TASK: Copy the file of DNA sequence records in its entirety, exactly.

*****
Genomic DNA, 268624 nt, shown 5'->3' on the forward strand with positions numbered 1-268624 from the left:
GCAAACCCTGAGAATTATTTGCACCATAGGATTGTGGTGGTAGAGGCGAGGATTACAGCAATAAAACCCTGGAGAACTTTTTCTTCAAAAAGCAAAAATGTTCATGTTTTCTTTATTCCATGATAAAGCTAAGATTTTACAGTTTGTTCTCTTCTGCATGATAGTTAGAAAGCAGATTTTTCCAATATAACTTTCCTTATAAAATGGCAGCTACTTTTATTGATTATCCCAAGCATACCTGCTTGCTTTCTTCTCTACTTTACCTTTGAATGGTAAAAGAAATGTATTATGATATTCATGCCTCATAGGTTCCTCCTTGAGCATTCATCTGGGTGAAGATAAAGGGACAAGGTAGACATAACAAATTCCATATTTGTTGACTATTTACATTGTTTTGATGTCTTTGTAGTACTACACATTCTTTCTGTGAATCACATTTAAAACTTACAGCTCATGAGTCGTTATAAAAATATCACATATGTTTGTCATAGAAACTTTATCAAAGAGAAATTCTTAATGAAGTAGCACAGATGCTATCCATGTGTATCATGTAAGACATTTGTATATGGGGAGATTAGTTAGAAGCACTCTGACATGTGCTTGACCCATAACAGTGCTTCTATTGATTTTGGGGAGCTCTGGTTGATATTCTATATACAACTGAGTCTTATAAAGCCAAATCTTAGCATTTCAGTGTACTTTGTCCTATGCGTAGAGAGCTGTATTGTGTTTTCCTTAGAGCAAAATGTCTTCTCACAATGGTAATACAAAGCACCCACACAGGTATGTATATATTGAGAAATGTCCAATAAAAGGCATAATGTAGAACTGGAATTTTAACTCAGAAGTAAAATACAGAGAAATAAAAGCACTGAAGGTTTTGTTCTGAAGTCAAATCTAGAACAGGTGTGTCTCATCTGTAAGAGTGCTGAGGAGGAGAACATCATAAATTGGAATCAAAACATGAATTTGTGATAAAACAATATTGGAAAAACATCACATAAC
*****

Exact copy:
Genomic DNA, 268624 nt, shown 5'->3' on the forward strand with positions numbered 1-268624 from the left:
GCAAACCCTGAGAATTATTTGCACCATAGGATTGTGGTGGTAGAGGCGAGGATTACAGCAATAAAACCCTGGAGAACTTTTTCTTCAAAAAGCAAAAATGTTCATGTTTTCTTTATTCCATGATAAAGCTAAGATTTTACAGTTTGTTCTCTTCTGCATGATAGTTAGAAAGCAGATTTTTCCAATATAACTTTCCTTATAAAATGGCAGCTACTTTTATTGATTATCCCAAGCATACCTGCTTGCTTTCTTCTCTACTTTACCTTTGAATGGTAAAAGAAATGTATTATGATATTCATGCCTCATAGGTTCCTCCTTGAGCATTCATCTGGGTGAAGATAAAGGGACAAGGTAGACATAACAAATTCCATATTTGTTGACTATTTACATTGTTTTGATGTCTTTGTAGTACTACACATTCTTTCTGTGAATCACATTTAAAACTTACAGCTCATGAGTCGTTATAAAAATATCACATATGTTTGTCATAGAAACTTTATCAAAGAGAAATTCTTAATGAAGTAGCACAGATGCTATCCATGTGTATCATGTAAGACATTTGTATATGGGGAGATTAGTTAGAAGCACTCTGACATGTGCTTGACCCATAACAGTGCTTCTATTGATTTTGGGGAGCTCTGGTTGATATTCTATATACAACTGAGTCTTATAAAGCCAAATCTTAGCATTTCAGTGTACTTTGTCCTATGCGTAGAGAGCTGTATTGTGTTTTCCTTAGAGCAAAATGTCTTCTCACAATGGTAATACAAAGCACCCACACAGGTATGTATATATTGAGAAATGTCCAATAAAAGGCATAATGTAGAACTGGAATTTTAACTCAGAAGTAAAATACAGAGAAATAAAAGCACTGAAGGTTTTGTTCTGAAGTCAAATCTAGAACAGGTGTGTCTCATCTGTAAGAGTGCTGAGGAGGAGAACATCATAAATTGGAATCAAAACATGAATTTGTGATAAAACAATATTGGAAAAACATCACATAAC